Belcampo Meat Co. in Santa Monica finally (re)opened last month, a year after its “pop-up” last May. The butcher shop, selling products from their organic farm up in Larkspur, CA, takes up a small portion of their store front, while the entrance to the restaurant is to the left. The restaurant menu has a few items from before, like the Fried Quail Salad and, of course, the eponymous Belcampo Cheeseburger. What caught my eye was the Tartare Menu, with a selection of three to choose from. My elder daughter also loves tartare, so I brought her along to be my dining assistant.
Lacto-Fermented Strawberry and Pineapple House-Crafted Sodas: Belcampo has an extensive drinks menu, but to keep it light I stuck with a soft drink. My choice was the Lacto-Fermented Strawberry, a tangy, kefir-meets-kombucha concoction that was right up my alley. My daughter chose the Bartender’s Choice, and I was a little disappointed that she was served their straight Pineapple soda rather than a more interesting mocktail. The cardboard straws were colorful and fun at the beginning, but if you let your drinks linger, they start going limp and become less effective as straws. [$5/drink]
Beef Tartare: The raw beef, with smoked oysters, cornichons, shallot, and a “Belcampo yolk” (presumably a chicken egg yolk from their farm) was quite delicious, both on its own and with the yolk mixed in. Despite having all these different strong ingredients, the flavors all meshed well and highlighted the freshness of the meat. [$17]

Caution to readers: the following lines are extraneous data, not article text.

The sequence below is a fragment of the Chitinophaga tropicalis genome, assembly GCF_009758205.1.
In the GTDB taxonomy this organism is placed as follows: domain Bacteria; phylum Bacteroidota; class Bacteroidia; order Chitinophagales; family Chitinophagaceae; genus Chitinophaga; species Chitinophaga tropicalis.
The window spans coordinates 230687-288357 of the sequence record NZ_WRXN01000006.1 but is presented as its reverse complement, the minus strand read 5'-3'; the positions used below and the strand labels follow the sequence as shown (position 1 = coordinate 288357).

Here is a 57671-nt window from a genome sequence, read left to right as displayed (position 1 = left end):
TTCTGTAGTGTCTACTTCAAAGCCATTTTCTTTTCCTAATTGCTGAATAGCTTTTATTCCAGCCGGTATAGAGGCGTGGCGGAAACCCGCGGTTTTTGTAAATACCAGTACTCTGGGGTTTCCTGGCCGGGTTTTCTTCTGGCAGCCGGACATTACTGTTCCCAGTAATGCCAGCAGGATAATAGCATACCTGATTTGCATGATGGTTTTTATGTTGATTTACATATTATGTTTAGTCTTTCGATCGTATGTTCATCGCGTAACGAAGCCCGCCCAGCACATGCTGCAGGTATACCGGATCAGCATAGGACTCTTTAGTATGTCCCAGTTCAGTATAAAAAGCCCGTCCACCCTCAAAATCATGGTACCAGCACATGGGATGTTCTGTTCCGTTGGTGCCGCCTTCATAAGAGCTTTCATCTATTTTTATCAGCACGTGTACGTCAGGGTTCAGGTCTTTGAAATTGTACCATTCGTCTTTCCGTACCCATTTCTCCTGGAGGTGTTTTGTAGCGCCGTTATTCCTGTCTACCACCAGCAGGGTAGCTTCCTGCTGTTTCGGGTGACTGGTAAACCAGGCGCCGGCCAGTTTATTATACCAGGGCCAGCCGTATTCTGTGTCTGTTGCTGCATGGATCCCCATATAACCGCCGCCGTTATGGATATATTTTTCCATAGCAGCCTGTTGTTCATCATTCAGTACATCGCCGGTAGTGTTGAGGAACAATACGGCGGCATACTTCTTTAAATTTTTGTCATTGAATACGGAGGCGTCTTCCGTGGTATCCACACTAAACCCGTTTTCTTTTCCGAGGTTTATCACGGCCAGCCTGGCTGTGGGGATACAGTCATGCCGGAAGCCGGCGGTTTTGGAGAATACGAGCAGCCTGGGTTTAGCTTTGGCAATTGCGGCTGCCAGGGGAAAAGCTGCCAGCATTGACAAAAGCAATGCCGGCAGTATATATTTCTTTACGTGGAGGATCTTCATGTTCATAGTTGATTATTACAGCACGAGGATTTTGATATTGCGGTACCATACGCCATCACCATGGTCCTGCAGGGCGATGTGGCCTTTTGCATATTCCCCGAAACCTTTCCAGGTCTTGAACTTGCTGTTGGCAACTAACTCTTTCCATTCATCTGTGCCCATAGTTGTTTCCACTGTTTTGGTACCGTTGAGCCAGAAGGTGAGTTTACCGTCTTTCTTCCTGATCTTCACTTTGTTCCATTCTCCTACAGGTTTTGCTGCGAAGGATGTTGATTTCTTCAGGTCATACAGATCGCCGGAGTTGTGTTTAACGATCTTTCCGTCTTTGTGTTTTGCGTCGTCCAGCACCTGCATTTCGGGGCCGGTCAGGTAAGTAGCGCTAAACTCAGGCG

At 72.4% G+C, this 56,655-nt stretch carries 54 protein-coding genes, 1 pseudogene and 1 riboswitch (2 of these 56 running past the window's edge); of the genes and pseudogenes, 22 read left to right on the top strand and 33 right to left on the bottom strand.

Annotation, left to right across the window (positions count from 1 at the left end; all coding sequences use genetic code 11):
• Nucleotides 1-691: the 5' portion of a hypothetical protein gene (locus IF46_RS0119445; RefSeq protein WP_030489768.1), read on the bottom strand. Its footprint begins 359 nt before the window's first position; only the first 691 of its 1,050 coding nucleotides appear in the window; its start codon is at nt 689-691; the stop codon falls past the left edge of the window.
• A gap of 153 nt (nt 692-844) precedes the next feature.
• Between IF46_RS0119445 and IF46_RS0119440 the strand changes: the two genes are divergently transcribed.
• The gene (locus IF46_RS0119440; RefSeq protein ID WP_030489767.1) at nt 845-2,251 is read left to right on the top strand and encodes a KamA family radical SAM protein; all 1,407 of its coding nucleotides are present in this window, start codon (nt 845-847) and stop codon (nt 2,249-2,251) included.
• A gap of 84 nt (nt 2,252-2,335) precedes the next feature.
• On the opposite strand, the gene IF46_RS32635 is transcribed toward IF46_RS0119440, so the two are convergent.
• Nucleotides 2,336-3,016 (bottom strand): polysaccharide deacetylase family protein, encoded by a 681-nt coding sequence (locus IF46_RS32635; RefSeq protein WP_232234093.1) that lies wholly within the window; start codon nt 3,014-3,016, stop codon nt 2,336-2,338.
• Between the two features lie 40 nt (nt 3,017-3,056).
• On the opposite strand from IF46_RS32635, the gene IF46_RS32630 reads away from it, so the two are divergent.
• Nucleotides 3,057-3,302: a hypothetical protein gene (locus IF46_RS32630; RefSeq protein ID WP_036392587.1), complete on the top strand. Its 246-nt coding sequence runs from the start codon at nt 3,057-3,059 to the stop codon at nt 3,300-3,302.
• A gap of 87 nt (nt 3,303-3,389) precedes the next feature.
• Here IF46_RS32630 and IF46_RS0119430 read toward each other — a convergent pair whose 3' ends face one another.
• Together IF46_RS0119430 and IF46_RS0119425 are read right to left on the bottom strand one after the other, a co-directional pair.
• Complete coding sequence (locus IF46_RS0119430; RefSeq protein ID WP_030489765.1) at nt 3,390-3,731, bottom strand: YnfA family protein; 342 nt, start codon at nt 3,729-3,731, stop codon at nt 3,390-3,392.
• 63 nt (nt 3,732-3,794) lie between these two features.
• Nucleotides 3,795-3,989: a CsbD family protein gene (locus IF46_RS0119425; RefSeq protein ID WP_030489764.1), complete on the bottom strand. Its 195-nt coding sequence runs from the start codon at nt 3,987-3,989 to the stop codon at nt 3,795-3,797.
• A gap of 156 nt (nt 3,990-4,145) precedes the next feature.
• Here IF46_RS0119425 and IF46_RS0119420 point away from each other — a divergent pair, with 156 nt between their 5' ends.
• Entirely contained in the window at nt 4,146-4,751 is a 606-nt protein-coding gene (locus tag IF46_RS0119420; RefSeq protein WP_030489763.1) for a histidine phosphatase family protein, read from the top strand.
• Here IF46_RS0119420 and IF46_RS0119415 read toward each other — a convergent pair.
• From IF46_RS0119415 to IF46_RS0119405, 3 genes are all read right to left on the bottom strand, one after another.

Lamb Tartare: Unlike the beef, I believe the raw lamb was prepared “neat”, without any other ingredients in the “quenelle” of meat. Served with it was some minced cucumber, turmeric oil, and papadum. Again, the meat was incredibly fresh, but it was just a bit overshadowed by the beef and goat tartares. [$15]
Goat Tartare: Unfortunately, I did not get a good shot of this dish, and it was probably my favorite of the three. Mixed with ancho chile, lime, hoja santa, and served with a peppery mizuna salad that would have been too salty on its own but went perfectly with the goat. The flavors of this dish all really popped for me! [$17]
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French Dip Eclair: Since one cannot live on tartare alone, we ordered this from Belcampo’s “Snack” menu, starting with this twist on a classic French dip. Cold, sliced roast beef, topped with a horseradish sauce is served, not on a bread roll, but rather a “profite-roll” as I dubbed it. The pate a choux was very light and delicate, and in fact one half of the eclair was shattered by the time it got to our table. The contrast of hot pastry and cold meat was interesting, and the sandwich was good, but the portion was definitely “snack” size. [$8]
Grilled Asparagus: Needing a little vegetation, we were torn between getting this dish and the Roasted Brussels Sprouts with the house chorizo. The burrata in this dish won out! Some excellent, slightly charred, wonderfully snappy asparagus came out topped with colorful heirloom tomatoes and a nice dollop of cream-filled burrata. I’ve never had burrata paired with asparagus, but it was definitely a winner! [$11]
Grilled Beef Heart: At the pop-up last year, I tried their beef heart skewers, also served with a salsa verde or chimichurri, and I thought the pieces of heart were overcooked. Not so in this dish. The slices of heart was perfectly seared while remaining vividly crimson inside. The salsa verde, roasted fennel, and mizuna, which should get just as much love as the more popular arugula, were a great accompaniment for the heart. [$14]